MACON, Ga. — A new bill awaiting the president's signature could help law enforcement better respond to mental health calls. U.S. Senator Jon Ossoff helped get the bill through the House and Senate.
He spent time in Macon Tuesday touting the legislation.
"We find that far too often, first responders are entering situations where someone is in acute mental health crisis but we have not equipped our first responders to handle that situation in effective as safe for everyone as it can be," Ossoff said.
Just in recent months, law enforcement has responded to dozens of mental health calls, some ending in tragedy.
Examples include Brianna Grier in Hancock County, a standoff in Houston County that ended with a man being shot down by police, and most recently where a man toted an AR-15 around a South Bibb neighborhood and reportedly broke into a home before taking his own life.
Ossoff's team says the bill would pay to train first responders and create crisis intervention teams, responding to mental health calls like these.
Ossoff says this will help counties implement Georgia's Co-Responder law took effect July 1. It aims to improve the response and outcome of mental health-related calls by creating teams of cops and behavioral health specialists.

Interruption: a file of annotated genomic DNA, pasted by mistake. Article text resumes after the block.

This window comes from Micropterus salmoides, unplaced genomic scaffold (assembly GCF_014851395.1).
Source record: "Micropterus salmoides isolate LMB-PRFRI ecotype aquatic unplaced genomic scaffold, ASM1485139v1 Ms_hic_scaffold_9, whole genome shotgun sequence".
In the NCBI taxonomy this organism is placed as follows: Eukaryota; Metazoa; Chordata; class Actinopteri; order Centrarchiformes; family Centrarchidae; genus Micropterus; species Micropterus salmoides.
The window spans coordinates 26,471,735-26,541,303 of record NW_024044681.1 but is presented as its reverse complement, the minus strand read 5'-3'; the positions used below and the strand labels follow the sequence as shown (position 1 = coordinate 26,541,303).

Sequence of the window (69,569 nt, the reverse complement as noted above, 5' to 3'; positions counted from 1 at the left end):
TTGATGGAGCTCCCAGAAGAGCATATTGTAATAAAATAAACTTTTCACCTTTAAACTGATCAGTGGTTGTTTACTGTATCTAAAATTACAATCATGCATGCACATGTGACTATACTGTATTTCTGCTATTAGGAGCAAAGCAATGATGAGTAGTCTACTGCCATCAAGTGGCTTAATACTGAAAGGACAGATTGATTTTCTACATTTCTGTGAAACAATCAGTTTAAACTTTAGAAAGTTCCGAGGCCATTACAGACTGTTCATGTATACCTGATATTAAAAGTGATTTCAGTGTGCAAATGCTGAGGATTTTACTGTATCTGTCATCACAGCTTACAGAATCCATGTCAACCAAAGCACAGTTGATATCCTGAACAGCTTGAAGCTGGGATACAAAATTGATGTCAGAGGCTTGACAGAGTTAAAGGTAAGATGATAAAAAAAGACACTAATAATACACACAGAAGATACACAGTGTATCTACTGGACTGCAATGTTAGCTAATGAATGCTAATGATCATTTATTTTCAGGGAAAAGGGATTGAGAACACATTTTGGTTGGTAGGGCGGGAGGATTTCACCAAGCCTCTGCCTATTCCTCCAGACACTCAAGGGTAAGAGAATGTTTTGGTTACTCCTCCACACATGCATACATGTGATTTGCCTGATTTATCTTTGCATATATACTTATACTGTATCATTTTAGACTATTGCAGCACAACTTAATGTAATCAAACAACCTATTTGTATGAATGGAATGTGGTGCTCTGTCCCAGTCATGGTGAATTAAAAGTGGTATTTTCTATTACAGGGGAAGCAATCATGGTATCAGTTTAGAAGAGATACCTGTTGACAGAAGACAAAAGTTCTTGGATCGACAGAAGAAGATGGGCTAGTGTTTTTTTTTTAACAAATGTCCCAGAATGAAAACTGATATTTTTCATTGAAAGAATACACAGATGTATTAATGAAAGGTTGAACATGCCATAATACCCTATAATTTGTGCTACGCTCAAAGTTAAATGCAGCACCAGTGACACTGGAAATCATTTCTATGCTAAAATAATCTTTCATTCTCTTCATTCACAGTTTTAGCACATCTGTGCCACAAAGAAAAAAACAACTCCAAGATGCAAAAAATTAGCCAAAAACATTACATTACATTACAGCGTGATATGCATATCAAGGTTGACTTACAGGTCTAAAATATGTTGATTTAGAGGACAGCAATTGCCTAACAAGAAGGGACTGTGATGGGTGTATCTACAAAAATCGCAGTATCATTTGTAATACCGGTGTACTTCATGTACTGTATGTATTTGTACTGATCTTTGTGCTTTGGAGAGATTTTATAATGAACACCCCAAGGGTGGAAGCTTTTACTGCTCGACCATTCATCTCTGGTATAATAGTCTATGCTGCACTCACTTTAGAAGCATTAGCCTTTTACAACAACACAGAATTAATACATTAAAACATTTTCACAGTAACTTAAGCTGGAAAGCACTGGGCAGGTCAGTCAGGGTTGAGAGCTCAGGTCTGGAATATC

Several Central Georgia counties say they're still working to implement the law, "So that when first responders are deployed to handle a situation where someone is in crisis that they have either on-the-scene or over-the-phone or on-the-radio the counsel and guidance of a mental health professional," Ossoff said.
So how much money will be coming into Central Georgia? We asked Ossoff. He says it will vary budget year to budget year based on need and appropriation. He said his office would provide estimates for next year.
His office later responded they could not estimate yet.
However, the bill does reauthorize the Justice and Mental Health Collaboration Program from 2023 to 2027. Macon-Bibb County applied and received a $750K grant in 2021, according to Ossoff's staff.